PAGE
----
[dropcap style=”font-size: 60px; color: #d1242c;”]F[/dropcap]or many years, I have harbored the desire to start a school and a passion to help kids find direction. I began working towards a Masters in Education and as I took education classes that focused on the rising difficulties of classroom management and remedial education, I realized more and more the call for an education reform. There is a very real need for positive alternatives to meet the learning requirements of those children that do not fit into this mold we call public education.
Meanwhile, there is an ever growing population of children who are not making it to high school graduation. Disillusioned, angry, and disgusted with the prison they consider school to be, they drop out. Some actually graduate, but with a severely bruised self-esteem and a history of “poor performance,” they have little chance for success. Instead of life-long learners, we are producing life-long strugglers. These are bright children. Bored children. Children who have been labeled as deficient somehow – unable and unwilling to keep up with the system. Many have been called ADD, ADHD, high functioning autism, and more. They have been punished, presented with IEPs and other governmental aids to “help” them graduate. A great number of them have been drugged so they can sit at a desk and at least pretend to absorb some of what the teacher is saying and in the words of so many parents “can make it through school.”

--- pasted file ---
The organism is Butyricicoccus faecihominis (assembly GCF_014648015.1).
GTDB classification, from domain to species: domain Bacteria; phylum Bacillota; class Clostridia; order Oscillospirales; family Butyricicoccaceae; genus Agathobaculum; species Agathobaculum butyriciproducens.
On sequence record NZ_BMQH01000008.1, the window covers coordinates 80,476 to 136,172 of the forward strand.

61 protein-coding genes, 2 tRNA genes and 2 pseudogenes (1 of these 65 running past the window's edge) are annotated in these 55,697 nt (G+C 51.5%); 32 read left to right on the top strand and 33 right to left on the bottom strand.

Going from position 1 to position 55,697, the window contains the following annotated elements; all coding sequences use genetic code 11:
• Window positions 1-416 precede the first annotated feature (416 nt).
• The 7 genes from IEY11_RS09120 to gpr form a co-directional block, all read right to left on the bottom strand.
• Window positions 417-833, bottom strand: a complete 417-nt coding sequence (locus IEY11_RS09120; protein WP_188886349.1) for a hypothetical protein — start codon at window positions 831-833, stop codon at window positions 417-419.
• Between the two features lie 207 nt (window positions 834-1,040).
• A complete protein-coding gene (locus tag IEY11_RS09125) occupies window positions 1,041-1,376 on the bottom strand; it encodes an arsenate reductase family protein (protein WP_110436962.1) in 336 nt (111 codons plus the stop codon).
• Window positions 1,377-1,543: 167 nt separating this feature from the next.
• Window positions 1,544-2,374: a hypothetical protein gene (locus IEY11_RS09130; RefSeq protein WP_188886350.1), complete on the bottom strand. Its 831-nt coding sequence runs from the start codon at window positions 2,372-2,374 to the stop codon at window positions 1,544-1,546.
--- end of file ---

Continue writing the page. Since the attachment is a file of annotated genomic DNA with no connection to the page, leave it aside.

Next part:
There is a better way. Over the years, as I’ve studied and applied my own experiences teaching classes, workshops, summer camps, and leading groups on outdoor adventures, I have noticed that these same children are happy, eager to participate, learn and stay engaged. Parents usually express surprise that there otherwise troublesome child is behaving so well.
It is not a coincidence. These are not broken children with disabilities or diseases. These are active children, an “affliction” that seems to be more common in boys. When they talk about learning styles and differentiated classrooms, they are not including the active learners –the one’s whose butts and feet must be constantly moving– and those children make up a significant portion of the school population. Many of these children thrive on doing things with their hands. They are mechanical. The builders. The engineers. The mechanics and welders. They are the dreamers. And, the musicians.
Yet, we live in a time where skills or vocational training have been removed from the schools. Most music programs (other than band) have been caboshed. There are still some arts clinging in there, but most of the real hands-on, get dirty and express your feelings type of classes are gone. Along with that, recess has been shortened in lower schools and even completely removed from the high school setting. The active children have no outlet, no way to burn off that energy that is building inside them as they attempt to force themselves to sit unnaturally at a desk for so many fruitless hours, five days a week.
But those would not be fruitless hours spent in the farm school, both literally and figuratively. The farm is an invaluable resource that we can employ as the base for a different kind of learning experience – a hands-on school where teenagers can flourish and open their minds and hearts to learning again. Using the farm, we can offer our young apprentices skills training in mechanics, welding, and carpentry. We can teach them to grow things, to care for animals, to eat healthy and to appreciate their accomplishments. And, we can engage them in a more relaxed, no-desk or worksheet, self-directed style of learning.
These are the goals for our farm school. Follow us as we take the steps necessary to bring this to fruition. We will be blogging about the process here and on our Embody Learning website which focuses on directed-learning and homeschooling. Interviews and podcasts about this journey will also be available there.